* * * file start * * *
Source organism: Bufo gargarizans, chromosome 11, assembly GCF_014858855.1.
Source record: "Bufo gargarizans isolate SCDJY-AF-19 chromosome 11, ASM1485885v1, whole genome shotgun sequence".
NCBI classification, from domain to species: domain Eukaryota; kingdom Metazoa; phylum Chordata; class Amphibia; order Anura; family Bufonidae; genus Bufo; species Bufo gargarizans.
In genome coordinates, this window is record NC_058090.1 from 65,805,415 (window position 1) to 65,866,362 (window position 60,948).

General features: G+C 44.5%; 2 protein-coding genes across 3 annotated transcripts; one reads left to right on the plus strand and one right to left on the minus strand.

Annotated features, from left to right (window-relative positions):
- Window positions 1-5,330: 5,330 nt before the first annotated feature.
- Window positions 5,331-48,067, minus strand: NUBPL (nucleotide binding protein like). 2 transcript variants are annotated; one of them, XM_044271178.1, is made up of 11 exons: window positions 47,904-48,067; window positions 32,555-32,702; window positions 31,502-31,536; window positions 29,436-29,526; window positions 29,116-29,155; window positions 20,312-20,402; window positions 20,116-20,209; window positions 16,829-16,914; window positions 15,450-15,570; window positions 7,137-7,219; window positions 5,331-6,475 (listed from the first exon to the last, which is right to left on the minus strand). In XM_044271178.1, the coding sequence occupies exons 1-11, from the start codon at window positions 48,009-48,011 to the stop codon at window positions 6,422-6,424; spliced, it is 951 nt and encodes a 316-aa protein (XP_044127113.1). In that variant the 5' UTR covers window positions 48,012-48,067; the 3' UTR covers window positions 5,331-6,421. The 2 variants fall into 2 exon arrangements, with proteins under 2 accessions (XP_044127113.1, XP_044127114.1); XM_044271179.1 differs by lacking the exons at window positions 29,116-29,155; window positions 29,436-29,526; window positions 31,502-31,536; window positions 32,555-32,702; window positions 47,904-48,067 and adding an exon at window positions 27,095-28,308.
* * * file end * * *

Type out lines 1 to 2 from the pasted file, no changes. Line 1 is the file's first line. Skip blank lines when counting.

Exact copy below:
Source organism: Bufo gargarizans, chromosome 11, assembly GCF_014858855.1.
Source record: "Bufo gargarizans isolate SCDJY-AF-19 chromosome 11, ASM1485885v1, whole genome shotgun sequence".